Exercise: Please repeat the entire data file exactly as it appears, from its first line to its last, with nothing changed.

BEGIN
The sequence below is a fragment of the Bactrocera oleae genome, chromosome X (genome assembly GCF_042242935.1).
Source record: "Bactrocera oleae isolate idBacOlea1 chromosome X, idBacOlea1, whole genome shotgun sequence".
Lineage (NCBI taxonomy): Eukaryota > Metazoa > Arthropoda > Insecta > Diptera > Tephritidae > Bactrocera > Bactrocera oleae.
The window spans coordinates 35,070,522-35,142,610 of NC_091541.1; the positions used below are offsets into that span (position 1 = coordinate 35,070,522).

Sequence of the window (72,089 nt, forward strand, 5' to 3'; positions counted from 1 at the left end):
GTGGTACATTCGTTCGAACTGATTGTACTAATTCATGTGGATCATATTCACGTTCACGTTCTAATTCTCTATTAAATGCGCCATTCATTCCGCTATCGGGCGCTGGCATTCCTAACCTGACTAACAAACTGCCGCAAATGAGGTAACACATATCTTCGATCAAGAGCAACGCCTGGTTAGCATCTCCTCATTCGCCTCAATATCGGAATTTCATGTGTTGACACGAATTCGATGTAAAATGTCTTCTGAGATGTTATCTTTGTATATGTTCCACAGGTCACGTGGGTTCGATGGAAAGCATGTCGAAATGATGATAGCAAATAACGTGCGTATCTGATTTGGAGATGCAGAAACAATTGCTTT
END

The sequence below is a fragment of the Bactrocera oleae genome, chromosome X (genome assembly GCF_042242935.1).
Source record: "Bactrocera oleae isolate idBacOlea1 chromosome X, idBacOlea1, whole genome shotgun sequence".
Lineage (NCBI taxonomy): Eukaryota > Metazoa > Arthropoda > Insecta > Diptera > Tephritidae > Bactrocera > Bactrocera oleae.
The window spans coordinates 35,070,522-35,142,610 of NC_091541.1; the positions used below are offsets into that span (position 1 = coordinate 35,070,522).

Sequence of the window (72,089 nt, forward strand, 5' to 3'; positions counted from 1 at the left end):
GTGGTACATTCGTTCGAACTGATTGTACTAATTCATGTGGATCATATTCACGTTCACGTTCTAATTCTCTATTAAATGCGCCATTCATTCCGCTATCGGGCGCTGGCATTCCTAACCTGACTAACAAACTGCCGCAAATGAGGTAACACATATCTTCGATCAAGAGCAACGCCTGGTTAGCATCTCCTCATTCGCCTCAATATCGGAATTTCATGTGTTGACACGAATTCGATGTAAAATGTCTTCTGAGATGTTATCTTTGTATATGTTCCACAGGTCACGTGGGTTCGATGGAAAGCATGTCGAAATGATGATAGCAAATAACGTGCGTATCTGATTTGGAGATGCAGAAACAATTGCTTT